The Wages of Taking your MBA to War
you can't leave the table
When your “short, sharp war” turns, as almost all of them do, into a long slog - as we are seeing in Ukraine - there are two things that will lead a nation to victory or defeat; mass and will.
Both of those can help a nation overcome bad geography or even suboptimal leadership. While “will” can be hard to measure as it is so closely tied to the soft sciences of culture and psychology, the “mass” part is a bit easier to measure.
Mass can be your population reserves or industrial capacity. If you have both, then you are in really great shape. Combine them with a strong national will - will that can absorb casualties, deprivation, and setbacks yet still fight - and unless you face an enemy of unsurmountable size greater than you, the odds of your nation’s success at war are not guaranteed, but they are the safe bet.
Let’s look at the industrial capacity part of mass, the part that demonstrates a nation’s ability to arm and sustain the fight outside the first few days/weeks/months or whatever length of time their unrealistically optimistic Operational Plan calls for.
This is a touchy topic in today’s world as we rely on very complicated, exquisite, and expensive weapons as our comparative advantage. Well, that is what we have sold ourselves in the long peace interrupted by brush wars against third rate powers - many we have tied or lost - and imperial policing actions - most of which have ended in stalemate or frozen conflicts.
We spent these last few decades since the fall of the Soviet Union weaving a comfortable web of CONOPS and implemented “efficiencies” constructed of consultant-speak, weekend-MBA jargon, and green eyeshade easy-buttons bluffed from the podium by The Smartest People in the Room™ to an audience on balance populated by people who already had the short list of jobs they wanted once they shrugged off their uniform in a PCS cycle or two.
Agree, endorse, parrot, prepare, …. profit!
War is New™!, Revolutionary™!, Transformational™!. Hard power is Offset™! If we change a bunch of simple words in to multi-syllabic cute acronyms … then the future will be ours, our budgets will be manageable, and our board seats will be secured! Efficiency to eleventy!
Facing the People’s Republic of China on the other side of the International Date Line …. how efficient do you feel? How effective?
I would like the record to show here in 2QFY24 that this exact problem was discussed in detail back when I was a JO in the mid-1990. This is not shocking to anyone who is wearing the uniform of a GOFO. They lived the same history I did.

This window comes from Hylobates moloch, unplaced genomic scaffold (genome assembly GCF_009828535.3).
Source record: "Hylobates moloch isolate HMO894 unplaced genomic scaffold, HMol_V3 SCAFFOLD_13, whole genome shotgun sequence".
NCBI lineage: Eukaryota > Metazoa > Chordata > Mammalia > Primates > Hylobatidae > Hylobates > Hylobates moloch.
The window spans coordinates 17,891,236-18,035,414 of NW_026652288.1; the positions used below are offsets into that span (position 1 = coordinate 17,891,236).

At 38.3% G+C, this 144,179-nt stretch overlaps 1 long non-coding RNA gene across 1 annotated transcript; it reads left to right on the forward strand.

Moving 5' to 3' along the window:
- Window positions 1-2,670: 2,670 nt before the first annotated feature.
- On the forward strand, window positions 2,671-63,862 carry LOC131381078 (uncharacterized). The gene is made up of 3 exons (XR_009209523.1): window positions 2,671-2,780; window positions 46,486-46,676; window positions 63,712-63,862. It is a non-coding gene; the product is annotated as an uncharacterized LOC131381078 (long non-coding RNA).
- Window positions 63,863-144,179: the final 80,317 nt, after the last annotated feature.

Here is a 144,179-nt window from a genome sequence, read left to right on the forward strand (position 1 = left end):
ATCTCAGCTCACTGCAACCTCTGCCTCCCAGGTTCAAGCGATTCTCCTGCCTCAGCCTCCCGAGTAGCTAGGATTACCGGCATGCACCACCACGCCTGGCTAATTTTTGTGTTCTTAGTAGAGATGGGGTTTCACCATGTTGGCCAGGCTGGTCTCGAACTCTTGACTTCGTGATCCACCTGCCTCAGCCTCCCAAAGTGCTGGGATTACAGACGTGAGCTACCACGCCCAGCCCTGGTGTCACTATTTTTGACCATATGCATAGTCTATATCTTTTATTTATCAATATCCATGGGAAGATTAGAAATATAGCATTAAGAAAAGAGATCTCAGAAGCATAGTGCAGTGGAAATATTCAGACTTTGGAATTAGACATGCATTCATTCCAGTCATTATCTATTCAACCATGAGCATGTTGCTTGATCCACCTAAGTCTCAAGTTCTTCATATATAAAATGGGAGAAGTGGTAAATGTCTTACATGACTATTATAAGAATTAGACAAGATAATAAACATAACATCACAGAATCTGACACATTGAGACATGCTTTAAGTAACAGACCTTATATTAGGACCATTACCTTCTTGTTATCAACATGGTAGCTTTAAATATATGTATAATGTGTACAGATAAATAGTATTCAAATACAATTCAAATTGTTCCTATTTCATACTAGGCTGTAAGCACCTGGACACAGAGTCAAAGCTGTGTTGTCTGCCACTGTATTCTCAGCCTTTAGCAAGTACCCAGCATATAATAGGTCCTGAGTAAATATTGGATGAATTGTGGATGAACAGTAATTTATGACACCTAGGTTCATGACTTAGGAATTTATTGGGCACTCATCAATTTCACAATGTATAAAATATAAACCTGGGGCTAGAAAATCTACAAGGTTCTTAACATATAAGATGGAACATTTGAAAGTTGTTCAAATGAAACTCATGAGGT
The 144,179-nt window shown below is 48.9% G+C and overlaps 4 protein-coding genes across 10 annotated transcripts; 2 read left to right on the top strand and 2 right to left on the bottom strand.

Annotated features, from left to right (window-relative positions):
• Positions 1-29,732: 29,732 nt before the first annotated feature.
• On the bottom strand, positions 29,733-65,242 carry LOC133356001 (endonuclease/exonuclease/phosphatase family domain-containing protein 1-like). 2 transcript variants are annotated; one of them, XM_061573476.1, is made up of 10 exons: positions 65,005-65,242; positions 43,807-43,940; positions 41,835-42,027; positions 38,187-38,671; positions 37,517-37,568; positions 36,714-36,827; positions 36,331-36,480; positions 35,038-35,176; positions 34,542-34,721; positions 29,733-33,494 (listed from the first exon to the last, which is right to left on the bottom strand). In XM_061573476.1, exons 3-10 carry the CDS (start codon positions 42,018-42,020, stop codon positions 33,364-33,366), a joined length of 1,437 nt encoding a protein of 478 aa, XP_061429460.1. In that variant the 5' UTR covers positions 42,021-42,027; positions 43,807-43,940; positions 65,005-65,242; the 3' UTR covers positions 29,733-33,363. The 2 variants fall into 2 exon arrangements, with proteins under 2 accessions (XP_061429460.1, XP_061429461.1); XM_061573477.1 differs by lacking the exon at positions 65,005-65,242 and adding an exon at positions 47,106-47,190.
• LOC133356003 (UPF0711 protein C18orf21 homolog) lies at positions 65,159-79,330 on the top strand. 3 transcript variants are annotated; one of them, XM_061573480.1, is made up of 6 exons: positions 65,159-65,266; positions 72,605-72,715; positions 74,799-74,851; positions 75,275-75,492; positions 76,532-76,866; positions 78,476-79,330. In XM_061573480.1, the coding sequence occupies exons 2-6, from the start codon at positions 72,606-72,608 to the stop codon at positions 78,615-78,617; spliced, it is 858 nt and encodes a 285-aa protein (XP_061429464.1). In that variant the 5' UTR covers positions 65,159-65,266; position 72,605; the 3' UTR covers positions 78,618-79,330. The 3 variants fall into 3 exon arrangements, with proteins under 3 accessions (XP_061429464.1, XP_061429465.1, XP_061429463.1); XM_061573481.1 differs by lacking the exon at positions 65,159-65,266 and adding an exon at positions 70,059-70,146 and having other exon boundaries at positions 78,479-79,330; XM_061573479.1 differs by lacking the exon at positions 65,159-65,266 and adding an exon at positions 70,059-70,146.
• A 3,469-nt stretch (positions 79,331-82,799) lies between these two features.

We knew we were living a lie that we could sustain a big fight at sea. An entire generation of Flag Officers led this lie in the open and ordered everyone else to smile through it. Ignore your professional instincts, and trust The Smartest People in the Room™.
Once again, Megan Eckstein brings it home;
If U.S. military planners’ worst-case scenario arose in the Pacific — having to defend Taiwan from a Chinese invasion — American military forces would target Chinese amphibious ships.
Without them, according to Mark Cancian, who ran a 2022 wargame for the Center for Strategic and International Studies that examined this exact scenario, China couldn’t invade the neighboring island.
U.S. submarines would “rapidly fire everything they have” at the multitude of targets, Cancian said, ”using up torpedoes at a much, much higher rate than the U.S. has expected to do in the past.”
Navy jets, too, would join in — but they’d run out of Long Range Anti-Ship Missiles within days, …
It’s this nightmare scenario that’s driving the Navy to increase its stockpile of key munitions: the LRASM, the MK 48 heavyweight torpedo, the Standard Missile weapons and the Maritime Strike Tomahawk, among others.
Over a decade after the Pacific Pivot, a couple of years after the US Navy became the world’s second largest navy after being the worlds largest for living memory of 99% of Americans, and two years after the Russo-Ukrainian War reminded everyone that, yeah … 3-days wars usually aren’t.
Here’s Perry’s Last Supper’s desert tray;
…output on production lines remains hampered by supply chain challenges, leaving the Navy with too few of the longest-range and most lethal weapons it would want in a fight.
Large defense contractors say they’ve done their part in recent years to expand their production facilities, hire and train workers, and modernize their processes. But until key suppliers can deliver critical components faster, including rocket motors and electronics, the overall munitions production rate can’t increase.
The Navy included $380 million in its FY24 budget plans to address some of these supply chain bottlenecks, and it kicked off four multiyear procurement contracts to provide stable funding. But industry executives say it will simply take time for troubled suppliers to speed up production.